State TANF Spending Raises Red Flags As Republicans (Again) Ponder New Block Grants

January 17, 2017

The latest reports on Temporary Assistance for Needy Family’s spending are a timely reminder of what happens when states receive insufficient federal funds and a lot of flexibility in what they can do with them.

Basically, we expect TANF to do two things — serve as a safety net for poor families with children and enable the parents to get jobs that pay enough to make them more self-sufficient. Not necessarily enough to cover all their family’s basic needs, but at least enough to make cash benefits unnecessary.

The Center on Budget and Policy Priorities, which analyzes the annual spending reports, translates these expectations into three core purposes — cash assistance, work activities and child care.

The last of these supports the second in that it frees parents to participate in a job training program and/or other activities that will prepare them for work, look for a job and, in the best of cases, actually work for pay.

The latest analysis, for 2015, gives us new numbers that tell the same old story. States, as a whole, spent barely more than half their share of the federal block grant, plus the funds they must spend to get it on these core purposes.

The remainder went for all sorts of things — some closely linked to a core purpose, e.g., Head Start and Pre-K, some to programs and services that don’t benefit only poor families, e.g., child welfare.

States may have used TANF funds to expand such programs, the Center says. In other cases, they merely used them cover rising costs — or even to replace what they’d been spending out of their own funds.

What they invested in core purposes varied enormously. For example, seven states spent less than 10% of their TANF funds on cash assistance, while eleven spent more than 30%.

Twenty-eight states spent less than 10% on work activities and related supports, e.g., transportation. Only five topped 20%. And twenty states spent less than 10% on child care. while nine spent more than 30%.

One might think that states spent less on one core purpose so they could spend more on another. Not altogether so. Two states — Arizona and Texas — spent less than 10% on each of the core activities.

We know how Arizona managed to free up so much of its TANF funds for other purposes. By 2015 it had cut its TANF time limit three times, kicking families out of its program after they’d participated for 24 months. That’s 36 months less than the time limit on their using federal funds for all participating families.

Arizona has since cut its time limit to a mere 12 months, gaining even more funds to cover budget shortfalls — a predictable need because the state has been cutting taxes for years.

The state realized further savings by reducing cash benefits below the low level paid when TANF replaced welfare as we knew it. The maximum a parent with two children can get now is $202 a month — about 12% of the federal poverty line.

An extreme case perhaps, but not altogether unique. The Center reports that Louisiana spent only 11% of its TANF funds on core purposes. Its very low cash benefits — $230 a month for a three-person family — went to only four of every one hundred poor families in the state.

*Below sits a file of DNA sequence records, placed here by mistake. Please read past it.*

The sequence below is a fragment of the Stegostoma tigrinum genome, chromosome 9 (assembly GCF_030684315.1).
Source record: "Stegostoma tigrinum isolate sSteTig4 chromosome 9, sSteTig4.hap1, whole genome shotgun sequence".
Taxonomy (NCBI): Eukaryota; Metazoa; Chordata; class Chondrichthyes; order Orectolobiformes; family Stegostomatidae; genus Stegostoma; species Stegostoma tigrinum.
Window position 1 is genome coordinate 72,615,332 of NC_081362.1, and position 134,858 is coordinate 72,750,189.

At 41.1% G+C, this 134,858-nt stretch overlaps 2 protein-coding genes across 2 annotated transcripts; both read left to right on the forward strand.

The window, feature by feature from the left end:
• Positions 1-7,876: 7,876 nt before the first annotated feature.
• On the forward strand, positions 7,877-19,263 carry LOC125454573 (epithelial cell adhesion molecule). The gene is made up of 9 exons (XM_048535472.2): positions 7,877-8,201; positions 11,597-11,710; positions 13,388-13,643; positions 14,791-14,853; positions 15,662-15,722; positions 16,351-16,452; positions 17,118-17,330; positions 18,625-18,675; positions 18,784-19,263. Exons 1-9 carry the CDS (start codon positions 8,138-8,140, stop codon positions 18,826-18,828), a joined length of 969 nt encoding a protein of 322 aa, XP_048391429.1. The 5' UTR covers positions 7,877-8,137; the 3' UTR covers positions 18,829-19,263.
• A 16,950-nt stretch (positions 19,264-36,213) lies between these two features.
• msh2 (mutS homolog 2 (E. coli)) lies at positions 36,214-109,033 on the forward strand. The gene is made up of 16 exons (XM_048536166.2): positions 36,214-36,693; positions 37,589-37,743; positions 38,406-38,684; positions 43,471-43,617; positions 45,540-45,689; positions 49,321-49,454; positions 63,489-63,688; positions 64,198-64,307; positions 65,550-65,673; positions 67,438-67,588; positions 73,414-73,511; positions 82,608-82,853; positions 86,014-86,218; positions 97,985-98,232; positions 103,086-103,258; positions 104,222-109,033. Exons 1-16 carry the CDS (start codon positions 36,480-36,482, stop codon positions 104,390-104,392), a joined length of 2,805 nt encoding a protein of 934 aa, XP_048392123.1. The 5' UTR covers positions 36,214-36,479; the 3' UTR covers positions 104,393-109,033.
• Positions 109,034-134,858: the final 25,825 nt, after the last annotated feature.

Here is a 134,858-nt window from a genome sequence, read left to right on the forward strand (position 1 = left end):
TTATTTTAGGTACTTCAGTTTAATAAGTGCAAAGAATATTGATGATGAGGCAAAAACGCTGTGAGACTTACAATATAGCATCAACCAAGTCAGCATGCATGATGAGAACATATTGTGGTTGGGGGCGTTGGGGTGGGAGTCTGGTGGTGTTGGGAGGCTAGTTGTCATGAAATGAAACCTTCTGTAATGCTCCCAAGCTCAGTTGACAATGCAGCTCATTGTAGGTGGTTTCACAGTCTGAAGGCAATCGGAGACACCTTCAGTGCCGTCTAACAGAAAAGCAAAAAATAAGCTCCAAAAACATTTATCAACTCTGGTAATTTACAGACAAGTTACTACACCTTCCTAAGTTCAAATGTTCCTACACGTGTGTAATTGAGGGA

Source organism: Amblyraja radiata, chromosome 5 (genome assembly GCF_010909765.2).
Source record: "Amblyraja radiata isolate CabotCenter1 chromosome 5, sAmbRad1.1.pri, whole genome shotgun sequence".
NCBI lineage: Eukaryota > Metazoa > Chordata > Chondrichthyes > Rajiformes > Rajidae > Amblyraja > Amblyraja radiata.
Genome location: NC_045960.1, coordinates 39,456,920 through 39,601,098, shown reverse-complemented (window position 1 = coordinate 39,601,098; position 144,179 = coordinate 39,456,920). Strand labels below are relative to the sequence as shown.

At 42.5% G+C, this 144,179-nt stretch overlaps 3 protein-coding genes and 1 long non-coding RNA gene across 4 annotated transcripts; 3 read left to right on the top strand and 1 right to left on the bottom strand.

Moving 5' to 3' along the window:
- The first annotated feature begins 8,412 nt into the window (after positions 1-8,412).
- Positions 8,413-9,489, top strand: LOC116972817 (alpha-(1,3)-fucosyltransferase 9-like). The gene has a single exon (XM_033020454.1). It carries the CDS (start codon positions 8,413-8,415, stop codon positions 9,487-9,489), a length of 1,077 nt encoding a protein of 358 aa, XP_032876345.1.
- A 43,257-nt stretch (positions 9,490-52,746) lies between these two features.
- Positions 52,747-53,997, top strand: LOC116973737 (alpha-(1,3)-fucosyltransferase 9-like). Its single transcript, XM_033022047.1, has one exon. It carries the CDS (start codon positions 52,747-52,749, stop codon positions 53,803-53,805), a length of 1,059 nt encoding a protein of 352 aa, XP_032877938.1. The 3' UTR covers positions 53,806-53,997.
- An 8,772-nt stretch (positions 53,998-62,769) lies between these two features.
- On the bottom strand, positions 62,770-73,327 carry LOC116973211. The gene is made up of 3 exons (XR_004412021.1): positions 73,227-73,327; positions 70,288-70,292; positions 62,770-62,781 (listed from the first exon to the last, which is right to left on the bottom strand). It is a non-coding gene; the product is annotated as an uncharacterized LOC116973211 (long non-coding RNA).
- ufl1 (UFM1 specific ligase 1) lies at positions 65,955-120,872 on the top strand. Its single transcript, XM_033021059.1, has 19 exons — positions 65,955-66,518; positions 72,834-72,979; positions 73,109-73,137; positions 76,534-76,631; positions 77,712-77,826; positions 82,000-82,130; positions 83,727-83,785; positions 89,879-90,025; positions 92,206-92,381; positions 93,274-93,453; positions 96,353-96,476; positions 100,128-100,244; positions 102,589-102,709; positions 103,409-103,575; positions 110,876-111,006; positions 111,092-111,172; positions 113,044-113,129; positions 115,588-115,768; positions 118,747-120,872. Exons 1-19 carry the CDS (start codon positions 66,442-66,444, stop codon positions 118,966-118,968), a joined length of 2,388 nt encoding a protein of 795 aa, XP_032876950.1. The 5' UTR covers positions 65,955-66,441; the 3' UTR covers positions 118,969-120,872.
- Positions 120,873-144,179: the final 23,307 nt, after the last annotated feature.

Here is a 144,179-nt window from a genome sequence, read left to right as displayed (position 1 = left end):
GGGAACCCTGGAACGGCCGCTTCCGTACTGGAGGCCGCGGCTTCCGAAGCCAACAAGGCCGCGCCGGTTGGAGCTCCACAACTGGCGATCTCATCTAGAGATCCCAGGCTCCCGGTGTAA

Tempting as it is to trash on these states (and some others), the fault lies with the federal law, which permits states to economize at the expense of their very poor residents.

In a way, it virtually forces them to do this by holding the block grant at the same funding level as when TANF was created in 1996. It’s lost more than a third of its real-dollar value since. So states that want to do the right thing would have to spend far more of their own funds than the partial match the law requires.

We don’t see that in the spending figures. We instead see that states have used TANF as a slush fund — the term that a prolific conservative critic of the program recently used to rebut claims that welfare reform succeeded.

That claim is hardly new. It’s survived a barrage of evidence to the contrary. That’s because proponents in our Congress don’t actually seek to strengthen the safety net and put very poor people on a pathway to steady, decent-paying work.

Nor, for that matter, do they aim to give states flexibility so that they can develop more effective ways to do this. One need only recall the outcries from the right when the Department of Health and Human Services invited states to request waivers in order to test alternatives to the regular TANF work activity rules.

The House Republicans’ block-granting plans are all about cutting federal spending on non-defense programs, especially those that make up our safety net.

This is why we’re bracing for legislation to block grant SNAP and/or Medicaid. Republicans need to find significant savings as offsets for the tax cuts they’ve promised, plus those they’ll achieve by eliminating the Affordable Care Act.

TANF is a harbinger of things to come — unless supporters can galvanize grassroots opposition. This seems to me doable, though difficult.


My Blog Turns Five, Looks Back and Forward

December 9, 2013

Today is my blog’s fifth birthday — not an event that would have been part of my long-range plan, if I’d had one.

I’ll spare you the back story. Let’s just say that I got impatient with a blog administrator who left my time-sensitive posts languishing in the queue — so impatient that one day I said to myself, [expletive deleted] I’ll start my own blog.